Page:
Blogs Jan 2021 to March 2021

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The Basement Today- No more coal chute


(Part 2)
My family of four in 1948 was still poor but making a little headway so they decided to follow the lead of other upwardly mobile people.  They decided to use some of their funds to rent a bigger cave.  Anyone reading this who has walked in these shoes understands the predicament of the lower economic class.  While you WANT and NEED space it stands in line with other essentials like food, utilities, clothing, transportation, telephone, and an occasional night at the movies.
One of the biggest factors for the price of a home, as you may know, is location, LOCATION, LOCATION.  And that’s where and why I had my very first abrupt introduction to the ‘WORLD OF DIFFERENCES’.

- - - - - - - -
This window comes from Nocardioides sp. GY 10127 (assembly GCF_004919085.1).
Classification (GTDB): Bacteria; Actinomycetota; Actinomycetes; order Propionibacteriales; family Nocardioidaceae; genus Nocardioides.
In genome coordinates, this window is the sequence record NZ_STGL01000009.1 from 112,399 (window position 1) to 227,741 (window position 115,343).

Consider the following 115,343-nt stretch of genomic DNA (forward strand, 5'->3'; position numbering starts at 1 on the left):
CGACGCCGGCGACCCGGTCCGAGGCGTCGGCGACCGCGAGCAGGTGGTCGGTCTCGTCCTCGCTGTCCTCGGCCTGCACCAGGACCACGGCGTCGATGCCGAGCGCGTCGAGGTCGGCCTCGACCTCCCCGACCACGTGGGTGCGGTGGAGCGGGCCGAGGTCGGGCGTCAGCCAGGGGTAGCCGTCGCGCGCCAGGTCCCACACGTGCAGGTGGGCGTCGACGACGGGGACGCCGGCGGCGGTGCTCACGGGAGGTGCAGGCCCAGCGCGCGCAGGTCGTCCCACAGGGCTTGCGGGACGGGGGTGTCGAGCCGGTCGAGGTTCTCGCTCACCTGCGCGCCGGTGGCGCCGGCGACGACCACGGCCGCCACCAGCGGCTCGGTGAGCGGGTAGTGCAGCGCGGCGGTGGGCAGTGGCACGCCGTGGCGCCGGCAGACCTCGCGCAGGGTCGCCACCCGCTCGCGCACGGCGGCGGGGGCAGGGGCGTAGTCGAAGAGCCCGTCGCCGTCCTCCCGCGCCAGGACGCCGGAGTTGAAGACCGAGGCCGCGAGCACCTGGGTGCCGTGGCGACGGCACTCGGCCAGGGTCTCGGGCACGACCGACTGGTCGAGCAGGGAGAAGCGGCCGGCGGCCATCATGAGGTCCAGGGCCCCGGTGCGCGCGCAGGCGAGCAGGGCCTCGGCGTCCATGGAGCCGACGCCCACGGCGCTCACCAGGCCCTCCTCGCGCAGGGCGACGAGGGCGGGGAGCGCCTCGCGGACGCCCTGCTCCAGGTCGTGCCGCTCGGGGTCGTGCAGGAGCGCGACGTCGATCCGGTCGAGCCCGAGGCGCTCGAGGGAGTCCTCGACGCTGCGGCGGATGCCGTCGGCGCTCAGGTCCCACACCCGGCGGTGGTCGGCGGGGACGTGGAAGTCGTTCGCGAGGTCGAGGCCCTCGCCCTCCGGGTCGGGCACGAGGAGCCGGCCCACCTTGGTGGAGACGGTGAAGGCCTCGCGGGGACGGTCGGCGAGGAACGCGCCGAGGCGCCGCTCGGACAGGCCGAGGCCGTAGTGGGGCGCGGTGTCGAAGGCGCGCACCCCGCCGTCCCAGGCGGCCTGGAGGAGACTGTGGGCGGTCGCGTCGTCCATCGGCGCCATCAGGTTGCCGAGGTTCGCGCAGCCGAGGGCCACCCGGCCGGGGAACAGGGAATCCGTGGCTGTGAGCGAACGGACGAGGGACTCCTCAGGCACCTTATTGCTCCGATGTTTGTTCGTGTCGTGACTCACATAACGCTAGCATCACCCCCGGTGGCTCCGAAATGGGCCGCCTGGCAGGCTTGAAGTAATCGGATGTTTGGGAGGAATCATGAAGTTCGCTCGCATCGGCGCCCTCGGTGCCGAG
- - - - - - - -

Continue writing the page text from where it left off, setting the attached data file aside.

I have no idea how many apartments and other locations my twenty-something parents looked at before putting down a deposit on our new abode.  But I can imagine that their limited earnings demanded that they sacrifice their ideal location.  Circumstances necessitated that they go across the tracks and out of CANAAN into a land of strangers.  They left the familiar comforts of the ghetto with an expectation that we’ll be just fine.
They ended up on Northlawn.  It was a second floor flat with a bit more space than Gladstone.  Joel and I shared one of the two bedrooms.  We all share a single bathroom.  We had a kind, hunchbacked, elderly (50ish) landlord, Charlie, who lived with his teenage son, Jimmy, in a filthy, cluttered space on the floor below.  We all shared a common entry door to the house.  A second door separated Charlie’s space from the foyer.  We had to climb a few more than a dozen wooden steps to a small landing in front of two more doors.  The door to the right entered the living room; the door straight ahead went into the kitchen.  One of my chores each Friday was to sweep down then wash down that stairway.
Both Charlie and Jimmy seemed odd to me.  The aromas that floated up the stairs to our living space from Charlie’s kitchen into our home were both powerful and unfamiliar, sometimes offensive.